This is actually a very interesting question since we need to look at this from at least two standpoints: the ability for an aptitude test accurately predict if the test taker is suited to leaning the skill set and the ability for such tests to accurately predict employee performance.
With regards to the use of such tests to predict academic success (i.e. leaning the skill set), it appears that IBM lead the way in this department with their development of the IBM Programmer Aptitude Test (PAT)1, 2, 3 in the 1960's. However, in 1980 a study was published that followed 2,000 students, 1,350 of whom finished and concluded that,
The results indicate that future programming skill is not predictable
by the most commonly used written test (IBM's Programming Aptitude
Test). The suggestion is that this type of test should not be
administered to college level people as the results are unreliable.
In 1984 another study was published that examined the more traditional means of student section to programs (e.g. SAT scores, class rank, high school courses, etc.) which found that there was a positive correlation between these variables and academic success. However, it is important to note that in this situation a aptitude test specific to programming was not administered though. In fact, a 2010 survey paper concluded that, with regards to aptitude tests predicting academic success,
Aptitude tests are not reliable predictors of success, and have not
identified any cognitive capacity which is especially significant for
learning to program. Evidence relating to predictors such as
educational or demographic background, cognitive development or style,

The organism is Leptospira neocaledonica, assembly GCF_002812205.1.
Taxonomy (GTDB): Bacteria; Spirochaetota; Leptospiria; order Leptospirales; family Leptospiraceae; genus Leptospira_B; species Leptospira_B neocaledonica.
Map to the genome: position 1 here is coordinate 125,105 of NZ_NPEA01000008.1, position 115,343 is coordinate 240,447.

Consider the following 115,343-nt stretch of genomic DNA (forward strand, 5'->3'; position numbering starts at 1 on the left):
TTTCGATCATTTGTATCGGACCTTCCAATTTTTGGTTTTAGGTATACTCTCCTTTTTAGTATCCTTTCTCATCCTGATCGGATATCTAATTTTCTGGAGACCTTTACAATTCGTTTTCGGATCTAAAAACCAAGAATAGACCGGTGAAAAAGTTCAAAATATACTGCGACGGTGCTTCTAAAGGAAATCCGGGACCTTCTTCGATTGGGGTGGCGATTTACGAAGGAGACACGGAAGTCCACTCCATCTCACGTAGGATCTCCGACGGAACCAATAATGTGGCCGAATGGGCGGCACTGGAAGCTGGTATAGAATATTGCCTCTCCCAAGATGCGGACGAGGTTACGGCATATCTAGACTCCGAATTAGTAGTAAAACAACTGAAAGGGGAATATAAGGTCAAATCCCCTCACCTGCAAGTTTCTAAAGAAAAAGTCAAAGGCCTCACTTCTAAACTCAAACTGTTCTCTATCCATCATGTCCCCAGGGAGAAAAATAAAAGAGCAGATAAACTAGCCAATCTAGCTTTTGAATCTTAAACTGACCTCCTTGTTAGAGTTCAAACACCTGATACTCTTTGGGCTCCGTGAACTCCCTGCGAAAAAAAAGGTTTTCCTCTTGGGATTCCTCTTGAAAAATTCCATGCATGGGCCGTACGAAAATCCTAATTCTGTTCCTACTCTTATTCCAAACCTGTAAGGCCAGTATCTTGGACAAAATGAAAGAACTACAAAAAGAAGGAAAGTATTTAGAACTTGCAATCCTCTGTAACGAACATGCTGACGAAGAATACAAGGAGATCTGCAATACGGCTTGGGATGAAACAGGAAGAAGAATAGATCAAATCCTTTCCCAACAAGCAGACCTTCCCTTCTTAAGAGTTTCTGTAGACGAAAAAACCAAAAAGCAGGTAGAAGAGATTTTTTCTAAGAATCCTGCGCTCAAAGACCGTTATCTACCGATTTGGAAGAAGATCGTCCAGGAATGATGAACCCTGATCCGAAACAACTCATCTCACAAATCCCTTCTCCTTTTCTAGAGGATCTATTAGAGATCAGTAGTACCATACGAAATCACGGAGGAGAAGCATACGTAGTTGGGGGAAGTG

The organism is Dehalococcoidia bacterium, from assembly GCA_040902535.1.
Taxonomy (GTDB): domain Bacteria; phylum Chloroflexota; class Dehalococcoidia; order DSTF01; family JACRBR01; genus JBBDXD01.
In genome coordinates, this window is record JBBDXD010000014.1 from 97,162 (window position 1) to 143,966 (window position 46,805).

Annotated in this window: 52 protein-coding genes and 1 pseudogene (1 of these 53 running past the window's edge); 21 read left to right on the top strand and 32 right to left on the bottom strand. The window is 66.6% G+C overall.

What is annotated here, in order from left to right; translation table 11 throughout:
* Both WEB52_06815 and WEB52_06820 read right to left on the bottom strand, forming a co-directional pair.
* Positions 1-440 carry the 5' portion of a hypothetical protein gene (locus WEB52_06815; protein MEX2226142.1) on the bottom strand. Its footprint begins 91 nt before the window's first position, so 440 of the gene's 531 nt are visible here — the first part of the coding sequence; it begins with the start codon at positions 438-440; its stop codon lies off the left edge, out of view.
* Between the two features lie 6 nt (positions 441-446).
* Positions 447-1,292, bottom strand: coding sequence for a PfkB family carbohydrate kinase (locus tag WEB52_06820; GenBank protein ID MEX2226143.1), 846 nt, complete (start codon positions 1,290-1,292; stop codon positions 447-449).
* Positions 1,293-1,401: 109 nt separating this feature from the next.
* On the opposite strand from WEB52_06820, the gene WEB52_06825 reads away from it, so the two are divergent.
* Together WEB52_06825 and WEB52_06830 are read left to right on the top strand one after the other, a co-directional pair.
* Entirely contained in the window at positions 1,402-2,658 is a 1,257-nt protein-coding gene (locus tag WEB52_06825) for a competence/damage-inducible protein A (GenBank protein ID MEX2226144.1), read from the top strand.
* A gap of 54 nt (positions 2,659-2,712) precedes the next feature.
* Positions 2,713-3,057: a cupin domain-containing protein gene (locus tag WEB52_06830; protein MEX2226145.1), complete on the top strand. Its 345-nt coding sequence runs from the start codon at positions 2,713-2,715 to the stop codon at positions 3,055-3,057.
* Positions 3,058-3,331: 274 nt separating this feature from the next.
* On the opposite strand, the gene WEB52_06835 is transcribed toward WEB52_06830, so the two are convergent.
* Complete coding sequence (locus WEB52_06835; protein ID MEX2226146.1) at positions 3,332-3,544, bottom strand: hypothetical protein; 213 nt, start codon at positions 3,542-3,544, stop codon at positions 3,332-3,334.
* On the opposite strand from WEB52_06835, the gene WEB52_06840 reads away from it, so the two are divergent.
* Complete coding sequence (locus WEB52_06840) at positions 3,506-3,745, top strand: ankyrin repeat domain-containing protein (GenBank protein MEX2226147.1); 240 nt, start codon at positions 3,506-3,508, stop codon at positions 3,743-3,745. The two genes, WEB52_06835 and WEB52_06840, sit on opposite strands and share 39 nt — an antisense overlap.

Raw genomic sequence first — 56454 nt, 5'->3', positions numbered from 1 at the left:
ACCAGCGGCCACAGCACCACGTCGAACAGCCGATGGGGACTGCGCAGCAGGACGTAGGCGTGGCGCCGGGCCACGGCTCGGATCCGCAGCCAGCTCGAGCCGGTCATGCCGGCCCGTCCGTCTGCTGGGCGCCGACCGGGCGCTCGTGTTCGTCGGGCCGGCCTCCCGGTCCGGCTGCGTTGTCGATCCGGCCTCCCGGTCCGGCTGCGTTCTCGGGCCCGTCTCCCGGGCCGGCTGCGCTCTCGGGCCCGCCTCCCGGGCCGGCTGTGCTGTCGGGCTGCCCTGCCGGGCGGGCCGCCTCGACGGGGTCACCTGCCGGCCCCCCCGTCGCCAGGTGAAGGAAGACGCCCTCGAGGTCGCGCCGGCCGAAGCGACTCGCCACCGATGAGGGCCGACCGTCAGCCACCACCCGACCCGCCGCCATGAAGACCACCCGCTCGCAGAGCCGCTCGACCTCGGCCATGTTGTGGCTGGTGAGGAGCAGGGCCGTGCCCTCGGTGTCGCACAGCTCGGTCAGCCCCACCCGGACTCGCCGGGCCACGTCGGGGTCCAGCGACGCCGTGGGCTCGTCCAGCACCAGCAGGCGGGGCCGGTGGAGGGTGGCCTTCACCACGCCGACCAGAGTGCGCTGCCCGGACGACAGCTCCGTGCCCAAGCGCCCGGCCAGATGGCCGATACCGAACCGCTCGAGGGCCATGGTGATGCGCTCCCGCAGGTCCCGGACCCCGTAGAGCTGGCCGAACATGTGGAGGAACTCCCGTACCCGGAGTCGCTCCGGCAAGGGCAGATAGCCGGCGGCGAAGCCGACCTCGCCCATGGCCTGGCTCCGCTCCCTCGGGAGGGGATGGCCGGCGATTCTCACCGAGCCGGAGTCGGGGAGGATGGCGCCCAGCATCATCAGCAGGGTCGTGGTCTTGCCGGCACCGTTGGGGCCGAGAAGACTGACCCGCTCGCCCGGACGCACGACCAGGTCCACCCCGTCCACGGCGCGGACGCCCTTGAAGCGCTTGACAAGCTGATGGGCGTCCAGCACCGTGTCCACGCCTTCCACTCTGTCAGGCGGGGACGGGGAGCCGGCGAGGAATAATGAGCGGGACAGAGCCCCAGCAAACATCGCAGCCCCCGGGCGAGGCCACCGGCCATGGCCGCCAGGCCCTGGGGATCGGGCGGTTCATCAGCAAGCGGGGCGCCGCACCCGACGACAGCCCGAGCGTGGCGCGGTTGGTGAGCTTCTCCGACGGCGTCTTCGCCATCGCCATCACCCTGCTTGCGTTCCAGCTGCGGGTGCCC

or a range of other factors, is also ambiguous or weak. On balance
some factors (such as mathematical background/ability, or self-ratings
of confidence/comfort as the course progresses) emerge as moderately
correlated with success.
The apparent working draft Dehnadi and Bornat paper that was referred to by the articles (1, 2) in the question had it's hypothesis rejected by another paper and in fact the Dehnadi and Bornat later presented (direct link) revised findings where the concluded that their orginal working paper was incorrect, concluding,
We cannot claim to be separating the programming goats from the
non-programming sheep: experiment 3 demolishes the notion that
consistent subjects will for the most part learn well, and others for
the most part won't. And even in the most encouraging of our results,
we find a 50% success rate in those who don't score C0 or CM2.
None the less, some of our results indicate that there may be something
going on with consistency. There is a case for continuing our
So with regards to aptitude tests indicating academic success, there doesn't appear to be strong evidence that programming aptitude tests are useful.
This brings us to the question of the use of aptitude tests as a prediction of employee success. For the purposes of this answer, I'm going to assume that you are not referring to tests such as the Oracle Certification Program which tests candidates on a specific topic, but rather more generic ones such as the Walden Programmer Analyst Aptitude Test which attempts to
... simulate what the job applicant is required to do on the job, as
well as to determine who is likely to be successful in technical
In this situation I couldn't find much in the way of recent research that definitively showed a correlation between aptitude tests and employee performance. Much of the literature specific to programmer aptitude tests is either focused on predicting academic success which has already been discussed.
- Some early examples of which can be found with great difficultly.
- Incidentally at least one journal article claims that that IBM no longer endorses the use of PAT and I was unable to find any mention of it being used any later than about the 1980's. A new version of the PAT could not be found when searching the IBM website.
- It appears that IBM is using a new test in the United Kingdom for recruitment that goes by the name IPAT or IPATO which is short for the Information Processing Aptitude Test On-line. There doesn't appear to be any relation between the IPAT and the original PAT nor does it appear to test a candidates ability to acquire programming skills.